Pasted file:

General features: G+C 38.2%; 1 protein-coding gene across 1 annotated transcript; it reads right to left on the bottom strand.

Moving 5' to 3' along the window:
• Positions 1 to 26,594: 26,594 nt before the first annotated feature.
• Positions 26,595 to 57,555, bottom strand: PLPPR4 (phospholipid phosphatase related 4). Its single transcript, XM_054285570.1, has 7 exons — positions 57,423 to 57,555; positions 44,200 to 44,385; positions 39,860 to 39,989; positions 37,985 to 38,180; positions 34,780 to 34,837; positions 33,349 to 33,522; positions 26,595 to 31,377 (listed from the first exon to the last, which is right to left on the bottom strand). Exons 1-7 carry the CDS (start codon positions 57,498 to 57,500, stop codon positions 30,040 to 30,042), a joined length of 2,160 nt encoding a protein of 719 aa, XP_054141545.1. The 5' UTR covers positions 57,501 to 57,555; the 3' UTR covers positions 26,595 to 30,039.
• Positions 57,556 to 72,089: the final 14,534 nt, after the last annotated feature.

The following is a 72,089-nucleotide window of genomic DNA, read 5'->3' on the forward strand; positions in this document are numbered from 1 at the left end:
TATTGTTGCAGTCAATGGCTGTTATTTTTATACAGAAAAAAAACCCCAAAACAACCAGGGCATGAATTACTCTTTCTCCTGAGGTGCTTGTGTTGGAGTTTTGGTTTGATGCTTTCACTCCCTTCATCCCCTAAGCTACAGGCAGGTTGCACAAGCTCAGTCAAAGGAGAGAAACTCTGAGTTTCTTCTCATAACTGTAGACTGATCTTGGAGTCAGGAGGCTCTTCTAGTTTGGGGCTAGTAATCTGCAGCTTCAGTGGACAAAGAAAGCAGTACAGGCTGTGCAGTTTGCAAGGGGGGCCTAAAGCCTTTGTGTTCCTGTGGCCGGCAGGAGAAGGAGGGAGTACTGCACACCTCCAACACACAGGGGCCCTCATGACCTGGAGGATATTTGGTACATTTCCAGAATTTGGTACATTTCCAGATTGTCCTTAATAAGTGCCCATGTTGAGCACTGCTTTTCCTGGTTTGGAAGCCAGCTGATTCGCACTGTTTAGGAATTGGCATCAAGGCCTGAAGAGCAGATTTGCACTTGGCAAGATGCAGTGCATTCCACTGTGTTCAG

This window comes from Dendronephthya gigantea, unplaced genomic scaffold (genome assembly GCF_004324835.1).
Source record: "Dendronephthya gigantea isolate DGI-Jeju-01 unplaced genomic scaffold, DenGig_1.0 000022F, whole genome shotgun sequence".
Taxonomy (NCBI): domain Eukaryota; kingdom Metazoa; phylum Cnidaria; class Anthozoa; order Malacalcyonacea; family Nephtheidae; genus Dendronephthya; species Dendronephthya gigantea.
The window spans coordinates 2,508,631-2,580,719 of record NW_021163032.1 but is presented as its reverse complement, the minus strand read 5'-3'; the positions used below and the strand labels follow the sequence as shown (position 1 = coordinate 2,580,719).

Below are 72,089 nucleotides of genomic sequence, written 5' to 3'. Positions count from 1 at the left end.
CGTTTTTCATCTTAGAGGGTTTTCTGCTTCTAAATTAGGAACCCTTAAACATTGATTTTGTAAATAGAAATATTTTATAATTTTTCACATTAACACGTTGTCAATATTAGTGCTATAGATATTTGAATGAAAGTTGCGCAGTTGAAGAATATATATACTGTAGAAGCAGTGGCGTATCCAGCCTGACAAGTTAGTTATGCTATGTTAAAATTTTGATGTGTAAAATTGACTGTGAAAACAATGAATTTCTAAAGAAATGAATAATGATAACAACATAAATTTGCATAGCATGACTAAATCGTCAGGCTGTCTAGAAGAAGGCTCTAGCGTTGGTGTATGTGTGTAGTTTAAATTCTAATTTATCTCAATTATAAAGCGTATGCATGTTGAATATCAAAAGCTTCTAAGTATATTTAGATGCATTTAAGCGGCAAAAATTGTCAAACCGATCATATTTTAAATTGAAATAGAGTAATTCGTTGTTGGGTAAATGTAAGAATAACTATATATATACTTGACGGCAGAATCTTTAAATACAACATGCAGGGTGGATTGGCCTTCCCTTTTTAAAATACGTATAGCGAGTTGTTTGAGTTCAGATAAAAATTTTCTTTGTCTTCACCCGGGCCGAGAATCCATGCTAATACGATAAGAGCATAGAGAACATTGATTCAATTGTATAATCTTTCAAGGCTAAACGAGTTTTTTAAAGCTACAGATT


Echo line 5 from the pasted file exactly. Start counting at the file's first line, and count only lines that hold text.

• Positions 57,556 to 72,089: the final 14,534 nt, after the last annotated feature.